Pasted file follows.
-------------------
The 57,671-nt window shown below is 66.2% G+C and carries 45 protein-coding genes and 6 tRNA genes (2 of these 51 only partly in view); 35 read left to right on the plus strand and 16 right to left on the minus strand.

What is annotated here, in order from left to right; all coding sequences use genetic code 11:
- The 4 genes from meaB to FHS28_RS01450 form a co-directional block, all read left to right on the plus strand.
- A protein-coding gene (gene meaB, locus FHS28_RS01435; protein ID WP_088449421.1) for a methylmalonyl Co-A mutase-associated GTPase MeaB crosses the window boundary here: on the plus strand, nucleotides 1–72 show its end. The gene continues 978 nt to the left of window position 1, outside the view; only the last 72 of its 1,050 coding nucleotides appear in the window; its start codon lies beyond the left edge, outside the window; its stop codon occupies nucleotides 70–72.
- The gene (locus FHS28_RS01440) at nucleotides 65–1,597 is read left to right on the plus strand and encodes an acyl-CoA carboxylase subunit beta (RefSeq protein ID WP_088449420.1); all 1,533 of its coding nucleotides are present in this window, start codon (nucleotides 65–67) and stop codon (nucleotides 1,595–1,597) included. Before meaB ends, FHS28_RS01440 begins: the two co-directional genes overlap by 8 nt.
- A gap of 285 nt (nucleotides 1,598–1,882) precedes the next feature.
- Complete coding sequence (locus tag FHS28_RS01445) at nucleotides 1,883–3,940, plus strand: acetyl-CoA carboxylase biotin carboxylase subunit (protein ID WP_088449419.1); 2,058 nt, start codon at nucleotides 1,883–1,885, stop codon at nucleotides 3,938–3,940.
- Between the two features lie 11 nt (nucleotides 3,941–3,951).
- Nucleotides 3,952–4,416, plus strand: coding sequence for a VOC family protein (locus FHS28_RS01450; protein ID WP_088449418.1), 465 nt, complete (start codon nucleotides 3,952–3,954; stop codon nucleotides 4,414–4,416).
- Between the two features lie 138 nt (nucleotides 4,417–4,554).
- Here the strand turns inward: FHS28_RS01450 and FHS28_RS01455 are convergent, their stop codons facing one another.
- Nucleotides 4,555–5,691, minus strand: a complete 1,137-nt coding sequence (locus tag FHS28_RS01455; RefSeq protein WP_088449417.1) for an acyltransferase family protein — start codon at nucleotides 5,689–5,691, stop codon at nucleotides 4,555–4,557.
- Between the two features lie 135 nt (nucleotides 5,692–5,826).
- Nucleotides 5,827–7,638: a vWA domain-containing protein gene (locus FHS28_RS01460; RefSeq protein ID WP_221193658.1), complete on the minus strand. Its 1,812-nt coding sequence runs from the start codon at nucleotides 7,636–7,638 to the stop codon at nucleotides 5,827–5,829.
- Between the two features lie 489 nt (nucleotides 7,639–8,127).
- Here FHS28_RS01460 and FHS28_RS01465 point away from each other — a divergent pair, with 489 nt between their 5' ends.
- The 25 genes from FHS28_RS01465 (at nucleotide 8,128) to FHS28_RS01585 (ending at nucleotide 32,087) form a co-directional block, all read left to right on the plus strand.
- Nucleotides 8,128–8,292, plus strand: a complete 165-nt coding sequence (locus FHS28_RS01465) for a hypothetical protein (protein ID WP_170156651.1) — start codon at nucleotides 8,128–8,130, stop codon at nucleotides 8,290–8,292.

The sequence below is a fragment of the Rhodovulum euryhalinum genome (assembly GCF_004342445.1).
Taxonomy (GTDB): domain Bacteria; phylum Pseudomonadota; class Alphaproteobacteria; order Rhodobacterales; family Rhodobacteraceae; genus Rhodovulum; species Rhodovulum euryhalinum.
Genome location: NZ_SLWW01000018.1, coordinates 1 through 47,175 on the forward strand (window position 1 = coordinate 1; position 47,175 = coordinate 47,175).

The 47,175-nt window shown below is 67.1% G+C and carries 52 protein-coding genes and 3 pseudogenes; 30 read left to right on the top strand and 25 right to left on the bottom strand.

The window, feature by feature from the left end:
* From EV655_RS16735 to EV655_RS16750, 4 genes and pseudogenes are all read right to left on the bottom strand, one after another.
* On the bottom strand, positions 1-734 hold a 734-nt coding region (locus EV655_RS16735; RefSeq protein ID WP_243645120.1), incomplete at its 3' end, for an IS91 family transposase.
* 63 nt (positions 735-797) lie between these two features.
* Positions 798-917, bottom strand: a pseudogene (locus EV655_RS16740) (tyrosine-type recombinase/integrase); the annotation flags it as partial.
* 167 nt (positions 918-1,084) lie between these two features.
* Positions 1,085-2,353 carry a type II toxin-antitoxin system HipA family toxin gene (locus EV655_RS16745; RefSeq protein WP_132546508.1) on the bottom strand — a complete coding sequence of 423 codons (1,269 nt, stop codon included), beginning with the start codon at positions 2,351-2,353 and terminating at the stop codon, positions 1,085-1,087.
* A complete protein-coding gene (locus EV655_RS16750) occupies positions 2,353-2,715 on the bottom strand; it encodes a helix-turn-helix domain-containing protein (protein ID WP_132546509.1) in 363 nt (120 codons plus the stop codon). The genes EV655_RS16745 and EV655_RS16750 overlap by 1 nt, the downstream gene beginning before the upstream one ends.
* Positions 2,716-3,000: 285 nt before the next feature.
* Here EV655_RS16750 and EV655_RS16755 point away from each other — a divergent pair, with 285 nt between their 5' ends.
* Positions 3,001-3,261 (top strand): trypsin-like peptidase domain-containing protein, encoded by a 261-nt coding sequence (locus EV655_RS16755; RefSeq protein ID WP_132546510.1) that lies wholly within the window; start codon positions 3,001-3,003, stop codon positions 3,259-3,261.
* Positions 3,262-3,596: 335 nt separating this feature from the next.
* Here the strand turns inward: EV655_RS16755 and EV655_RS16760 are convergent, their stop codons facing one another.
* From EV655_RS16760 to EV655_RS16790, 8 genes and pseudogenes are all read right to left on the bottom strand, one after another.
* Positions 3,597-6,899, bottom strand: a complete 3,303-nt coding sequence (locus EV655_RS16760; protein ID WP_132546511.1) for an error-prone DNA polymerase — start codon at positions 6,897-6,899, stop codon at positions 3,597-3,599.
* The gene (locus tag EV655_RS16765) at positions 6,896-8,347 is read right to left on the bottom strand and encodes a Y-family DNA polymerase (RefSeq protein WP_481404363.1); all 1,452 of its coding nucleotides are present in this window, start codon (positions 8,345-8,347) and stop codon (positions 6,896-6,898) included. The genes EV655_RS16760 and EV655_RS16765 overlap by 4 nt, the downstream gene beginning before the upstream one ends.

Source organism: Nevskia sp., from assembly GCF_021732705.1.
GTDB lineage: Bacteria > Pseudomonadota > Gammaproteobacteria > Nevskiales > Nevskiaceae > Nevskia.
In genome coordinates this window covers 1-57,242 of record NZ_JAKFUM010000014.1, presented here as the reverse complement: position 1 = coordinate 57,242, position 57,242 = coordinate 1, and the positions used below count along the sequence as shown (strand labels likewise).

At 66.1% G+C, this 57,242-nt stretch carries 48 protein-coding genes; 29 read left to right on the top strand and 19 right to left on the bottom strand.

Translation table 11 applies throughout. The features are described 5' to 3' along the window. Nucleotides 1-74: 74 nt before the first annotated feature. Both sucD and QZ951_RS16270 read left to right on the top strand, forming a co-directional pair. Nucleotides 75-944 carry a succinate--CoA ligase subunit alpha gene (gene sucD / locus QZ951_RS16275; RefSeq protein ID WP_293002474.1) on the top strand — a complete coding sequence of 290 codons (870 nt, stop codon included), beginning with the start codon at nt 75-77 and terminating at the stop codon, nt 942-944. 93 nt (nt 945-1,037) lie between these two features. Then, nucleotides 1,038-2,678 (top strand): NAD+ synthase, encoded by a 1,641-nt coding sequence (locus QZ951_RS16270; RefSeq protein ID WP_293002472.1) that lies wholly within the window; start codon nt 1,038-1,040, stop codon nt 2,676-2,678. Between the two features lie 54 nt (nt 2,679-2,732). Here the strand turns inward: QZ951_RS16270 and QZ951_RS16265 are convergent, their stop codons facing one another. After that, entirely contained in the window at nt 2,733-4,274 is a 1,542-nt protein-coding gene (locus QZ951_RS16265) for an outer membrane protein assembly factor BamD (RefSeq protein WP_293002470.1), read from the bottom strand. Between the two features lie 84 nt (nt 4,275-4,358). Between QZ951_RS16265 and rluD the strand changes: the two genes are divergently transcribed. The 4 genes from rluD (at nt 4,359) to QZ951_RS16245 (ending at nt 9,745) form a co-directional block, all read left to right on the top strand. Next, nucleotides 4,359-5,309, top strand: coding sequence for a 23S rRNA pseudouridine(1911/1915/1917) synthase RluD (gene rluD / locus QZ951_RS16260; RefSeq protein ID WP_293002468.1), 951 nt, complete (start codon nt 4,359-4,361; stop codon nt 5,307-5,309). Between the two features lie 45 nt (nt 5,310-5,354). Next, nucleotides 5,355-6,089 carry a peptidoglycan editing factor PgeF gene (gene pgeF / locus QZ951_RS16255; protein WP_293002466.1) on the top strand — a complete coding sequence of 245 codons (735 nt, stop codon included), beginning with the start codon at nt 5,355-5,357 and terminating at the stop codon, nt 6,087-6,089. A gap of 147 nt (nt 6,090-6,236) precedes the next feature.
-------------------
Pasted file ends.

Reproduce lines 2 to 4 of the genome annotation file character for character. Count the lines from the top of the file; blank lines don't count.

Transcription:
What is annotated here, in order from left to right; all coding sequences use genetic code 11:
- The 4 genes from meaB to FHS28_RS01450 form a co-directional block, all read left to right on the plus strand.
- A protein-coding gene (gene meaB, locus FHS28_RS01435; protein ID WP_088449421.1) for a methylmalonyl Co-A mutase-associated GTPase MeaB crosses the window boundary here: on the plus strand, nucleotides 1–72 show its end. The gene continues 978 nt to the left of window position 1, outside the view; only the last 72 of its 1,050 coding nucleotides appear in the window; its start codon lies beyond the left edge, outside the window; its stop codon occupies nucleotides 70–72.